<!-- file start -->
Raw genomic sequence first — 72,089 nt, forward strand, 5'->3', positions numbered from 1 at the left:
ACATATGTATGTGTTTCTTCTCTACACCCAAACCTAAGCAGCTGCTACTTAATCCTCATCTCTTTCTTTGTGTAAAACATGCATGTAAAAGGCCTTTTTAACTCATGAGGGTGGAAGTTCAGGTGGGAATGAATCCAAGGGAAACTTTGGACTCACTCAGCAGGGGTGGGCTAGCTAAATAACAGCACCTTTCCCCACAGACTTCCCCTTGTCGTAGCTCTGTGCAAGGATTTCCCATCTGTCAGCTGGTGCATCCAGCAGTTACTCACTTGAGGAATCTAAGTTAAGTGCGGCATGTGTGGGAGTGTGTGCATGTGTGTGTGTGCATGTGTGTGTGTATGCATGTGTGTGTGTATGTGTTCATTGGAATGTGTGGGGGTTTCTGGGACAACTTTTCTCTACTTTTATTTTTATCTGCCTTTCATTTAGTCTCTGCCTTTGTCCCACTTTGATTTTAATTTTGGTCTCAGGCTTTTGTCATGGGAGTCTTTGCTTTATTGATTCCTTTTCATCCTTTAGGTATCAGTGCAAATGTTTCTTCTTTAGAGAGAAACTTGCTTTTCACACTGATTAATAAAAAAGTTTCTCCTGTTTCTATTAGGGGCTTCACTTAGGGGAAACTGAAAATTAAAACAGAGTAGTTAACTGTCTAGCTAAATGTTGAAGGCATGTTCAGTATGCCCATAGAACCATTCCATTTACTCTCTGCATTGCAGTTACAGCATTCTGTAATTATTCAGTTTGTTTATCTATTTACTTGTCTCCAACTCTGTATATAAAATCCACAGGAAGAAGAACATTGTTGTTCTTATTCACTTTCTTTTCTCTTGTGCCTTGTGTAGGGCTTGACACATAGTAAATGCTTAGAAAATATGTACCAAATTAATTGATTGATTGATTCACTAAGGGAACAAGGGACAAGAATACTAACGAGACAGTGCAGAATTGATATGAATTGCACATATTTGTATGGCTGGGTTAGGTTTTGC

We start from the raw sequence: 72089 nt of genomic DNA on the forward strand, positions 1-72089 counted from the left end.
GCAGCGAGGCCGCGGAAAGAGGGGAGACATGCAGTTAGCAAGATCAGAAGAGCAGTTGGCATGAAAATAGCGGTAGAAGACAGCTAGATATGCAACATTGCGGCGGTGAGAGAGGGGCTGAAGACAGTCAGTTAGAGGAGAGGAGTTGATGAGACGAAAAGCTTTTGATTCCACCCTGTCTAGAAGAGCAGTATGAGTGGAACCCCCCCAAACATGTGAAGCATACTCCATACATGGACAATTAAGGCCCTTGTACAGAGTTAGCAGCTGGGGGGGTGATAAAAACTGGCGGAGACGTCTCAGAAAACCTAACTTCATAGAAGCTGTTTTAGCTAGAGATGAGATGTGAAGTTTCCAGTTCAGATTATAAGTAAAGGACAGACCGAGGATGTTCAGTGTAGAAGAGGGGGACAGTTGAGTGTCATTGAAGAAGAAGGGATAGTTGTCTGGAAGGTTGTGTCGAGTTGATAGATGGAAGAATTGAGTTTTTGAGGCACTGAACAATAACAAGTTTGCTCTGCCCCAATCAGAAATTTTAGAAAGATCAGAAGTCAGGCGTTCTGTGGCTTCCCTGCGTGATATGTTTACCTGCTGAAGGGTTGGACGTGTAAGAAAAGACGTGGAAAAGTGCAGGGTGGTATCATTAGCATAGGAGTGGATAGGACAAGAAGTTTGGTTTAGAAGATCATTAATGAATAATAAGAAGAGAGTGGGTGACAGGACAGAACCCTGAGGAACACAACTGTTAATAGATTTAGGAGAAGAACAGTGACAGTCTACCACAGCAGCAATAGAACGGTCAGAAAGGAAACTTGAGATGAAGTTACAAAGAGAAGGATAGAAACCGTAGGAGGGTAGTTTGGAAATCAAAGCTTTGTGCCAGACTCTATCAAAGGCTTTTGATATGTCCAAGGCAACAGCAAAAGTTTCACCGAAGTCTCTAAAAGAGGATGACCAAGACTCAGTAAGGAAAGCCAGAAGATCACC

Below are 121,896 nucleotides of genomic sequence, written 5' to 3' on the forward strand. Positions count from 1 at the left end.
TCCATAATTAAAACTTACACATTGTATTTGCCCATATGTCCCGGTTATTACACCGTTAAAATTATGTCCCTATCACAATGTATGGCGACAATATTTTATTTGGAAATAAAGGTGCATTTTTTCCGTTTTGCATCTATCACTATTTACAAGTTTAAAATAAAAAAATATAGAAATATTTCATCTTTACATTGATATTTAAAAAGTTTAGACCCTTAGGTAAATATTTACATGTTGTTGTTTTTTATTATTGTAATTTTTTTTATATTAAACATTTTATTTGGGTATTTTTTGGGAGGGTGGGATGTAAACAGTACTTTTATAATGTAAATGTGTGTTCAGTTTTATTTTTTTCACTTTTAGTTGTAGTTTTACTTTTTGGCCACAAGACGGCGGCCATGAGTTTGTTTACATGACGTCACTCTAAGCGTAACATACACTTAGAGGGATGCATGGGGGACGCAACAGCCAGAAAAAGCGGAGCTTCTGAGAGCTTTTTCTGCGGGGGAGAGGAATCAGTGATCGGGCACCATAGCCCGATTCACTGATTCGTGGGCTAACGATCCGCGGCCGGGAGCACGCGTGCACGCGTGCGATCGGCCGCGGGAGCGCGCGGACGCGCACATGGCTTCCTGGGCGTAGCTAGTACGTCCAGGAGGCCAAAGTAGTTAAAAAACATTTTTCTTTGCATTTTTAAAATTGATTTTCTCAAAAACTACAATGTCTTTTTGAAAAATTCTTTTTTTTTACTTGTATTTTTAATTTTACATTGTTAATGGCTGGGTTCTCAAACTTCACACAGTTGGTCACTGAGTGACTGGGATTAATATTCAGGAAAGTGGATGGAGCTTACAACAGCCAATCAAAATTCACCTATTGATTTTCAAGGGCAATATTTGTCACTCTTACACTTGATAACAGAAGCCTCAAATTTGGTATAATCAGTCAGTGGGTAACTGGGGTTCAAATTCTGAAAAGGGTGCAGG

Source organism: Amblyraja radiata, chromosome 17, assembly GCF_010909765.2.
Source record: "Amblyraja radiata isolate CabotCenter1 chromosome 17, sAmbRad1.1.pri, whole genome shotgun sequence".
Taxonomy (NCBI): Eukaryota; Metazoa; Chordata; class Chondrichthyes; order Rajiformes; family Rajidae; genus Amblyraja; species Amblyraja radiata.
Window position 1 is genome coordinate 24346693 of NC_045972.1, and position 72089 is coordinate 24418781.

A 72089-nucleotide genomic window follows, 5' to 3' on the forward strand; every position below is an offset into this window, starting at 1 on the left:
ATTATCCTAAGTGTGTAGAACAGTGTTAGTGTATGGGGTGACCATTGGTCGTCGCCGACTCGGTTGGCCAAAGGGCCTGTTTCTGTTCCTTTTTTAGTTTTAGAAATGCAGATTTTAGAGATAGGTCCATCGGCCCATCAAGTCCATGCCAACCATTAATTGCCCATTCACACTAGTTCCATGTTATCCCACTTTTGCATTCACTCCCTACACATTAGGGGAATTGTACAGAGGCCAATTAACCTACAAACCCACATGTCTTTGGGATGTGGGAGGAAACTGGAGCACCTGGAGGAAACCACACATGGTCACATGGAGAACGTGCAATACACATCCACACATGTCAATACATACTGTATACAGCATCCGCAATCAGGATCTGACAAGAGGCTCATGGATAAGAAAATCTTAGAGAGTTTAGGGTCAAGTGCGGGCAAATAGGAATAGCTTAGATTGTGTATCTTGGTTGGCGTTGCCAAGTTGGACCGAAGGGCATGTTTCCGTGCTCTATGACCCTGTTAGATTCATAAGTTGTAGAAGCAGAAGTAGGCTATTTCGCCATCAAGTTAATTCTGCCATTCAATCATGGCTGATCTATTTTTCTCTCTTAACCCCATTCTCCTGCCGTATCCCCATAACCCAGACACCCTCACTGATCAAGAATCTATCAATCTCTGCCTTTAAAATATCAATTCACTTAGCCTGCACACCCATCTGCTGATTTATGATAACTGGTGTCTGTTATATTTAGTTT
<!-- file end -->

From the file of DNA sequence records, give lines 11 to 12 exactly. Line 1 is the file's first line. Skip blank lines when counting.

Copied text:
A 72089-nucleotide genomic window follows, 5' to 3' on the forward strand; every position below is an offset into this window, starting at 1 on the left:
ATTATCCTAAGTGTGTAGAACAGTGTTAGTGTATGGGGTGACCATTGGTCGTCGCCGACTCGGTTGGCCAAAGGGCCTGTTTCTGTTCCTTTTTTAGTTTTAGAAATGCAGATTTTAGAGATAGGTCCATCGGCCCATCAAGTCCATGCCAACCATTAATTGCCCATTCACACTAGTTCCATGTTATCCCACTTTTGCATTCACTCCCTACACATTAGGGGAATTGTACAGAGGCCAATTAACCTACAAACCCACATGTCTTTGGGATGTGGGAGGAAACTGGAGCACCTGGAGGAAACCACACATGGTCACATGGAGAACGTGCAATACACATCCACACATGTCAATACATACTGTATACAGCATCCGCAATCAGGATCTGACAAGAGGCTCATGGATAAGAAAATCTTAGAGAGTTTAGGGTCAAGTGCGGGCAAATAGGAATAGCTTAGATTGTGTATCTTGGTTGGCGTTGCCAAGTTGGACCGAAGGGCATGTTTCCGTGCTCTATGACCCTGTTAGATTCATAAGTTGTAGAAGCAGAAGTAGGCTATTTCGCCATCAAGTTAATTCTGCCATTCAATCATGGCTGATCTATTTTTCTCTCTTAACCCCATTCTCCTGCCGTATCCCCATAACCCAGACACCCTCACTGATCAAGAATCTATCAATCTCTGCCTTTAAAATATCAATTCACTTAGCCTGCACACCCATCTGCTGATTTATGATAACTGGTGTCTGTTATATTTAGTTT